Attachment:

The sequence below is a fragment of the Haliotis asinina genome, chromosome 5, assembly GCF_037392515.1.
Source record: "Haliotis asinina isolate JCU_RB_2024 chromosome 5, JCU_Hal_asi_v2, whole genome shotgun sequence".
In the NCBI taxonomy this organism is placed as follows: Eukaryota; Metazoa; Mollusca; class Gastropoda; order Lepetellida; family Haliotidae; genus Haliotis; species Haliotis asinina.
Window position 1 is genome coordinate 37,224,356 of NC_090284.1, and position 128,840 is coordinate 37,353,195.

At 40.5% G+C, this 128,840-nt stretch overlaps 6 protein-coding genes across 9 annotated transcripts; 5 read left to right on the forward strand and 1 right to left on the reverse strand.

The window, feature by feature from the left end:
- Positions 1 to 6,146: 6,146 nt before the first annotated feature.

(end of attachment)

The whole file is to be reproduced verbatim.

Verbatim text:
The sequence below is a fragment of the Haliotis asinina genome, chromosome 5, assembly GCF_037392515.1.
Source record: "Haliotis asinina isolate JCU_RB_2024 chromosome 5, JCU_Hal_asi_v2, whole genome shotgun sequence".
In the NCBI taxonomy this organism is placed as follows: Eukaryota; Metazoa; Mollusca; class Gastropoda; order Lepetellida; family Haliotidae; genus Haliotis; species Haliotis asinina.
Window position 1 is genome coordinate 37,224,356 of NC_090284.1, and position 128,840 is coordinate 37,353,195.

At 40.5% G+C, this 128,840-nt stretch overlaps 6 protein-coding genes across 9 annotated transcripts; 5 read left to right on the forward strand and 1 right to left on the reverse strand.

The window, feature by feature from the left end:
- Positions 1 to 6,146: 6,146 nt before the first annotated feature.